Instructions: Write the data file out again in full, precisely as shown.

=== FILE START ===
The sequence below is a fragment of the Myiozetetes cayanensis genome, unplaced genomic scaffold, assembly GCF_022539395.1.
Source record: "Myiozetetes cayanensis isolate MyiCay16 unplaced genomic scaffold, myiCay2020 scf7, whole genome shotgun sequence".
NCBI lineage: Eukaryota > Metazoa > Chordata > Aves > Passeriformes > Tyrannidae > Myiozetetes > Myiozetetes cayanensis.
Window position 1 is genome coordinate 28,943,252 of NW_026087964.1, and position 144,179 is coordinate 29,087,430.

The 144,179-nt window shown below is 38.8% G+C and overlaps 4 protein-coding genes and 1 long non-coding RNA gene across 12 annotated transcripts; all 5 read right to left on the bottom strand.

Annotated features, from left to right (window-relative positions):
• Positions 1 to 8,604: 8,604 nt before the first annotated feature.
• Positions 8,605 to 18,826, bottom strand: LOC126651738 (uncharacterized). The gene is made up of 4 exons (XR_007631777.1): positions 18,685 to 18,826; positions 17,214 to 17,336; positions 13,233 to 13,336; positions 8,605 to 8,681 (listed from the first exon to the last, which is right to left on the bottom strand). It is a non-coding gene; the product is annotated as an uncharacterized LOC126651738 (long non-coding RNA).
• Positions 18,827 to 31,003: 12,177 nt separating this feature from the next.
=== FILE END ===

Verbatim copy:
The sequence below is a fragment of the Myiozetetes cayanensis genome, unplaced genomic scaffold, assembly GCF_022539395.1.
Source record: "Myiozetetes cayanensis isolate MyiCay16 unplaced genomic scaffold, myiCay2020 scf7, whole genome shotgun sequence".
NCBI lineage: Eukaryota > Metazoa > Chordata > Aves > Passeriformes > Tyrannidae > Myiozetetes > Myiozetetes cayanensis.
Window position 1 is genome coordinate 28,943,252 of NW_026087964.1, and position 144,179 is coordinate 29,087,430.

The 144,179-nt window shown below is 38.8% G+C and overlaps 4 protein-coding genes and 1 long non-coding RNA gene across 12 annotated transcripts; all 5 read right to left on the bottom strand.

Annotated features, from left to right (window-relative positions):
• Positions 1 to 8,604: 8,604 nt before the first annotated feature.
• Positions 8,605 to 18,826, bottom strand: LOC126651738 (uncharacterized). The gene is made up of 4 exons (XR_007631777.1): positions 18,685 to 18,826; positions 17,214 to 17,336; positions 13,233 to 13,336; positions 8,605 to 8,681 (listed from the first exon to the last, which is right to left on the bottom strand). It is a non-coding gene; the product is annotated as an uncharacterized LOC126651738 (long non-coding RNA).
• Positions 18,827 to 31,003: 12,177 nt separating this feature from the next.